Answer from: Raúl Olivares, MD
PGS can detect any single gene mutation that can be diagnosed in the patients, that means that if we can identify where the problem is because we know the location in the chromosome, and we know the proteins that are abnormal or what the mutation is, we can study it in the embryo. Sometimes, it’s easier because if we are testing quite common diseases like cystic fibrosis, thalassaemias, muscular dystrophies, we already have the kids that allow us to test them. Even if we are dealing with a really strange or uncommon mutation, we can develop the technique, and we can identify the markers, and carry out the test on the cells of the embryo.
The only condition to detect a genetic mutation in the embryos is that we can identify that mutation in the parents.
Answer from: Dimitra Christopikou, Clinical Laboratory Geneticist
Most of the inherited diseases we detect are the common ones based on common ethnicities. Most of these cases are cystic fibrosis, alpha and beta thalassemia, single cell anemia, tay-Sachs disease. The list is large for single gene disorders which means that we can test any type of mutation from single gene disorders that are being found in families. However, in the last 10 years there is a huge growth in this area so we can test some mutations that are de novo, they are being depicted in a person and not being inherited. We can also test other factors such as complex or rare diseases. Any mutation can be tested now, however, what is truly helpful in any kind of technique used for single gene analysis is to always get DNA from the family, if the mutation is being found in the family, or in a diseased or infected person. These two types of DNA help us get a more accurate result in PGTM or PGD.
Answer from: Luca Gianaroli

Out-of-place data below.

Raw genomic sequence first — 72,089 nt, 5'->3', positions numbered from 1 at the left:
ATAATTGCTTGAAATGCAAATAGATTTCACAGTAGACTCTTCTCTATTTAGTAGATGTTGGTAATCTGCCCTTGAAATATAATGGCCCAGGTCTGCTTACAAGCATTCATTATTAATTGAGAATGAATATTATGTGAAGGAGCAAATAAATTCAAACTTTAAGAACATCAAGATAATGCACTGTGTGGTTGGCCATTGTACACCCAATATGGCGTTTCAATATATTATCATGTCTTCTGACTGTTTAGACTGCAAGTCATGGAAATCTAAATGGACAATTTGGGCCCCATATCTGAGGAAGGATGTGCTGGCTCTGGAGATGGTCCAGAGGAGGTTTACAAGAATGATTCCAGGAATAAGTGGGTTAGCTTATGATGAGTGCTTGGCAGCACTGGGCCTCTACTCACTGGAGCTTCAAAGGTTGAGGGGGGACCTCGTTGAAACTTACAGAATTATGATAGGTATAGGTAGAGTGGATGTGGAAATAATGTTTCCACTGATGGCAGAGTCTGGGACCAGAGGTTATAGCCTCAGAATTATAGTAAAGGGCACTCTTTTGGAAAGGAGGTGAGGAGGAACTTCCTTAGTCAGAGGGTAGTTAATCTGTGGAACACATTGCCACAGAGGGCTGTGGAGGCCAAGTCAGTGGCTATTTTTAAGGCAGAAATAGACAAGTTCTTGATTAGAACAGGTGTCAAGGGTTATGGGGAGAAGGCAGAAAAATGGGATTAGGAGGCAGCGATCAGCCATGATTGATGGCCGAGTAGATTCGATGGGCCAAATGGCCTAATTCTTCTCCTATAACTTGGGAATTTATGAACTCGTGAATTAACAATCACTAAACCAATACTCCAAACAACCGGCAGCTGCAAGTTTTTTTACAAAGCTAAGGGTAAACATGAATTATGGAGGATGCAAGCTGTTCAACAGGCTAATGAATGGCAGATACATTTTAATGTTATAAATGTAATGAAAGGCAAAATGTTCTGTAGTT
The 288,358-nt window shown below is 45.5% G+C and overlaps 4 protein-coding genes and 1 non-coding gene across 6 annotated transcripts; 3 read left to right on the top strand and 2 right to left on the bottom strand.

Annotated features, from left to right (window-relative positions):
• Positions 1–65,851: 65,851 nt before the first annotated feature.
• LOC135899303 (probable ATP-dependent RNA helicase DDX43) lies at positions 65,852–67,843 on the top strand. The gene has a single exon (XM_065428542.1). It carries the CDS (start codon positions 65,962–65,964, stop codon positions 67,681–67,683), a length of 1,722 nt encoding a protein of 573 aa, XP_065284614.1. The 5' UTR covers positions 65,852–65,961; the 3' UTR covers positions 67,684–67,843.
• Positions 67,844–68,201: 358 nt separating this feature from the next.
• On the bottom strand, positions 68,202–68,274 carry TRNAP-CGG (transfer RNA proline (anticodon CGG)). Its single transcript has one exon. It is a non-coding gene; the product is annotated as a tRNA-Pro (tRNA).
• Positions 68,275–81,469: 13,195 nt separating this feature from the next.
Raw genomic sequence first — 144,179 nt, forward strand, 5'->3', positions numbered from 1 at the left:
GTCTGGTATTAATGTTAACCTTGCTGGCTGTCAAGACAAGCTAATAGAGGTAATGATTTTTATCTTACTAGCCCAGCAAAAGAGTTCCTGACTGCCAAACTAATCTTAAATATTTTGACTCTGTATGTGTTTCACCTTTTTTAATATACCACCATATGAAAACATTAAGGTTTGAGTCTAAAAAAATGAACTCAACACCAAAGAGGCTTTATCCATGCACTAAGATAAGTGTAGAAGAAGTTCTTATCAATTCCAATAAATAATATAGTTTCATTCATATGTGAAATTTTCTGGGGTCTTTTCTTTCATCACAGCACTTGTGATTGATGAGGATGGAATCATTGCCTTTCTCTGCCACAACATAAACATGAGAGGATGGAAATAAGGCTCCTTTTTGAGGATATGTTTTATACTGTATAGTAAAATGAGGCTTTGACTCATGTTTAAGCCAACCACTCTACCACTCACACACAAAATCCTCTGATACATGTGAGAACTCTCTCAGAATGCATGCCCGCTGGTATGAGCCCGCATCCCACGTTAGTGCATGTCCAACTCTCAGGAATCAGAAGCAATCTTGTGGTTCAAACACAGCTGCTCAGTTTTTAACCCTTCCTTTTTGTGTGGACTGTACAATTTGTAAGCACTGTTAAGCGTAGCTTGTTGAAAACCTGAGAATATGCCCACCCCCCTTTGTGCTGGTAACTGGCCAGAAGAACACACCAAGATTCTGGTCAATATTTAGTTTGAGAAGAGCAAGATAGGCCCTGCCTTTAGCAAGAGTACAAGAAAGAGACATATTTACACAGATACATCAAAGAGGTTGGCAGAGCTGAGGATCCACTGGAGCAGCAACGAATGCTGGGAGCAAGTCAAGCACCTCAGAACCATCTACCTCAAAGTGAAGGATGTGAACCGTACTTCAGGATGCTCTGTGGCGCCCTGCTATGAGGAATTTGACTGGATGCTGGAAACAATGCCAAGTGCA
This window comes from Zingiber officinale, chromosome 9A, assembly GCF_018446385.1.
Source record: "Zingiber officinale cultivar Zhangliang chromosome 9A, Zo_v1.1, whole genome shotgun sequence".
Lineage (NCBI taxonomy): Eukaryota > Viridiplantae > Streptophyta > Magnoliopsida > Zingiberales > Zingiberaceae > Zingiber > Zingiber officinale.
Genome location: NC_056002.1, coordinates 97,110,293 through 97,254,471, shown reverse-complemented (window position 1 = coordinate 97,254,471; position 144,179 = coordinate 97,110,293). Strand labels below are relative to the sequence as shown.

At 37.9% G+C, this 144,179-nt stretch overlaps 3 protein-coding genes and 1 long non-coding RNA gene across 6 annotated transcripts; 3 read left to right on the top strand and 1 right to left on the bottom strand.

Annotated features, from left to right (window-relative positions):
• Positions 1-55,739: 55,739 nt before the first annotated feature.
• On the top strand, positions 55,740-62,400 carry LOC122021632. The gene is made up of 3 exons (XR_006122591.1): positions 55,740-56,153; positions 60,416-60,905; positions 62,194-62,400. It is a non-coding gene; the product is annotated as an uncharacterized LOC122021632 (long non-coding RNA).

Any mutation that is known and can be detected in an individual can also be detected in an
embryo, so there is no limit in identifying the mutation generating the disease that we are looking for. So many couples or individuals with a known mutation can generate an embryo to make the diagnosis.
The quality of the diagnosis is fully related to the technique used to make the diagnosis itself. Our major problem is that due to the extremely small amount of DNA, and when you are talking about genetic or monogenic disorders, we need to have both panels of the represented mutation to detect an affected individual. This very small part of DNA can be so small that the machine and computer read one mutation instead of reading the two mutations. We call this ADO (Allele Drop Out) which means we get the wrong diagnosis, believing that that embryo is a healthy carrier when it is, in fact, an affected individual. This is a percentage of minimal risk at the moment, but that we cannot deny that it exists.
So, when a pregnancy is achieved after a monogenic disorder or genetic disorder diagnosis, we always recommend the couple double-check with prenatal testing like chorionic villus sampling or amniocentesis.